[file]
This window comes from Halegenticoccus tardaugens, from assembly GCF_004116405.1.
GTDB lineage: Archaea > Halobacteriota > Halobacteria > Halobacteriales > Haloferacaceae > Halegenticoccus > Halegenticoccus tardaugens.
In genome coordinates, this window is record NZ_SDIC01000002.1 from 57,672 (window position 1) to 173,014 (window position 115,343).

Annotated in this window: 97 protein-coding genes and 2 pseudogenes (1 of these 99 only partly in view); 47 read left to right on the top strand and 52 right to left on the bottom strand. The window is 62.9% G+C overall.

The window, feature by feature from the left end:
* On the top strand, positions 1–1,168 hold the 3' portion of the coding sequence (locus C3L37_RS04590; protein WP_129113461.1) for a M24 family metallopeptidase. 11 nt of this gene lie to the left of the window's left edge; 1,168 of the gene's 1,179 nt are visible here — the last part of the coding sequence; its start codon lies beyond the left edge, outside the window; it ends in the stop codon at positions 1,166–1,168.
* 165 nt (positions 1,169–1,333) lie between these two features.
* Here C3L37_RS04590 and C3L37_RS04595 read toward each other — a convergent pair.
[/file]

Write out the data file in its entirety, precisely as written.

This window comes from Halegenticoccus tardaugens, from assembly GCF_004116405.1.
GTDB lineage: Archaea > Halobacteriota > Halobacteria > Halobacteriales > Haloferacaceae > Halegenticoccus > Halegenticoccus tardaugens.
In genome coordinates, this window is record NZ_SDIC01000002.1 from 57,672 (window position 1) to 173,014 (window position 115,343).

Annotated in this window: 97 protein-coding genes and 2 pseudogenes (1 of these 99 only partly in view); 47 read left to right on the top strand and 52 right to left on the bottom strand. The window is 62.9% G+C overall.

The window, feature by feature from the left end:
* On the top strand, positions 1–1,168 hold the 3' portion of the coding sequence (locus C3L37_RS04590; protein WP_129113461.1) for a M24 family metallopeptidase. 11 nt of this gene lie to the left of the window's left edge; 1,168 of the gene's 1,179 nt are visible here — the last part of the coding sequence; its start codon lies beyond the left edge, outside the window; it ends in the stop codon at positions 1,166–1,168.
* 165 nt (positions 1,169–1,333) lie between these two features.
* Here C3L37_RS04590 and C3L37_RS04595 read toward each other — a convergent pair.